BILLINGS - Sarah Weddington was 26 when she argued Roe v. Wade in front of the U.S. Supreme Court in 1973.
Weddington passed away in 2021, but visited in Montana in 2007 when she was the keynote speaker at a Planned Parenthood event in Billings.
MTN News had the opportunity to speak with her at length and get insight into the case and grassroots abortion rights movement — both stemming out of Texas.
With Roe v. Wade, a landmark case that changed the course of Weddington’s life, we revisited her 2007 interview.
“It is a case that has captured public attention, some with approval, some with disapproval,” Weddington said.
“But there’s no question, for women it is the key — to women being able to decide all kinds of issues. To decide continuing school, employment, family, when their timing for important events would be and what their choice would be.”
The landmark case and women’s rights movement that led to it both stemmed out of Texas.
“A group of women, led by Judy Smith who [now] lives in Missoula, came to me with a couple men and said we’ve been gathering information about where women can get illegal, but safe abortions. Could we tell them this information? Or would we be prosecuted as accomplices?”
Weddington points to Judy Smith, who made Missoula her home for 40 years, as a pioneer in the abortion rights movement.
Smith and Weddington met through mutual friends at the University of Texas, where Smith was a graduate/PhD student and Weddington was a recent law graduate and new attorney.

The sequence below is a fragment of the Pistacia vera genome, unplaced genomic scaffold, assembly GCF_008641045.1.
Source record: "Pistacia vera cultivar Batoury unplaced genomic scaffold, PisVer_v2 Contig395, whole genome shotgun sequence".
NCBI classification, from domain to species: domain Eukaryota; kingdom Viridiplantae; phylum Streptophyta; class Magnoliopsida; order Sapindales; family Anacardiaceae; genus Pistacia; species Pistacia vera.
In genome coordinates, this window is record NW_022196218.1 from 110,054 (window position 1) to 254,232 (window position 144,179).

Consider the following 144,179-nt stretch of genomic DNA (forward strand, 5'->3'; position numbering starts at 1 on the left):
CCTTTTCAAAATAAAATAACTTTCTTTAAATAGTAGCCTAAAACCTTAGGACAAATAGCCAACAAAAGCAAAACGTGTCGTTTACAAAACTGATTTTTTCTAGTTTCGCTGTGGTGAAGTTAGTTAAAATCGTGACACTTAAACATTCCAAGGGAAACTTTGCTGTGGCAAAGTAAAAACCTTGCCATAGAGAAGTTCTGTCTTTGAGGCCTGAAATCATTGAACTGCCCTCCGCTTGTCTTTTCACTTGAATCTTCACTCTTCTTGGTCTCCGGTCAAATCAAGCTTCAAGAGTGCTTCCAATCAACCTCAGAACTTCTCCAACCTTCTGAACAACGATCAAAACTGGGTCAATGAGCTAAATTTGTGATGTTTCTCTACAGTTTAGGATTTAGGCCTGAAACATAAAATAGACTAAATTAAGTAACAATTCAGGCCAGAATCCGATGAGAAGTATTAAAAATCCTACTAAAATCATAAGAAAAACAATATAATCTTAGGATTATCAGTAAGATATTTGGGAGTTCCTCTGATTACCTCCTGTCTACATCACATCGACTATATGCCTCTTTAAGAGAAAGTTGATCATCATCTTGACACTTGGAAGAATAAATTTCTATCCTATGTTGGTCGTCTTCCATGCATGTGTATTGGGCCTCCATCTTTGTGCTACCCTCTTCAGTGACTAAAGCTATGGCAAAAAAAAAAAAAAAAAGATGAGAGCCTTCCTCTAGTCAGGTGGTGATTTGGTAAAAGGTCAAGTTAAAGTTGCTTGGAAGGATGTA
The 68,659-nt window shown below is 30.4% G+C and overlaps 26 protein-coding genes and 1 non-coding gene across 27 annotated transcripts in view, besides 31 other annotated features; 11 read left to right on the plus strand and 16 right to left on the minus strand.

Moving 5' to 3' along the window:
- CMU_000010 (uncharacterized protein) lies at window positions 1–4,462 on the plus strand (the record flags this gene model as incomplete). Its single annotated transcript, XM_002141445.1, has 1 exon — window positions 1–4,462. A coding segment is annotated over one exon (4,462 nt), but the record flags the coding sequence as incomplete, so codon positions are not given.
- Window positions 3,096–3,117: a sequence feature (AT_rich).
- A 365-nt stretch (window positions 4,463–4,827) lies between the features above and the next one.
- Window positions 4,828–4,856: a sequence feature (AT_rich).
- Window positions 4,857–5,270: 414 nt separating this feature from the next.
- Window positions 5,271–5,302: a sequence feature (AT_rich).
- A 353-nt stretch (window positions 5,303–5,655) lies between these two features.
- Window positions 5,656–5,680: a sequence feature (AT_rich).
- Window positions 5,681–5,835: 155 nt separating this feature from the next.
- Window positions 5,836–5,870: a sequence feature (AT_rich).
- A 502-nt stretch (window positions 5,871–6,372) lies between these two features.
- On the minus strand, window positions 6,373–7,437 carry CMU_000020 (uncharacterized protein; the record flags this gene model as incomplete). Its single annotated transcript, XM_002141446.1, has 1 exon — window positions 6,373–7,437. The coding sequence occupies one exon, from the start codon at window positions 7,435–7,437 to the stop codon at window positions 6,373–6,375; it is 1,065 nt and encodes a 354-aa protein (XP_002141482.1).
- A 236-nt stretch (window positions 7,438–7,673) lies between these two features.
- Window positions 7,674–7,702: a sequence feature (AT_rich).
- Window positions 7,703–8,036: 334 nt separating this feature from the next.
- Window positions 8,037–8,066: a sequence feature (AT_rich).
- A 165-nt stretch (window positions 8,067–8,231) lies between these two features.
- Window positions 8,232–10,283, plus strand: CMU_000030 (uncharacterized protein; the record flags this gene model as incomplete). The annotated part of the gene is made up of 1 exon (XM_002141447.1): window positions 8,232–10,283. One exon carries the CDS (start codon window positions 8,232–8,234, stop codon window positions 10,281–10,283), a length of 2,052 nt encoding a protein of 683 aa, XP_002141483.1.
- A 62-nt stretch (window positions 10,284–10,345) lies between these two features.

Smith had been organizing and advocating for women’s rights in sexual health, including access to birth control and spreading the information on how to get it.
Smith and her peers spread the word through an underground news publication called The Rag. The Rag made waves on the UT campus and was fundamental in 1960s abortion rights activism. You can watch a documentary about it, by the People’s History in Texas here: The Rag: Austin Underground Press 1966-1977 – People's History in Texas.
Soon, women started calling Smith for help accessing abortions, then illegal, and Smith would help them get across the border to Mexico, where physicians would ‘look the other way’ and perform the procedure.
Smith convinced Weddington that abortion rights could win in court. Weddington started down a path doing research in the library and ended up arguing for Roe in the U.S. Supreme Court. The Supreme Court justices ruled in favor of Roe in 1973.
1973 was also the year that Judy Smith moved to Missoula, where she passed away in 2013 — the year that marked the 40th anniversary of Roe v. Wade.
Photos in the video below are used with permission of The Rag and were originally taken by Alan Pogue. Additional photos are from the Associated Press and public domain.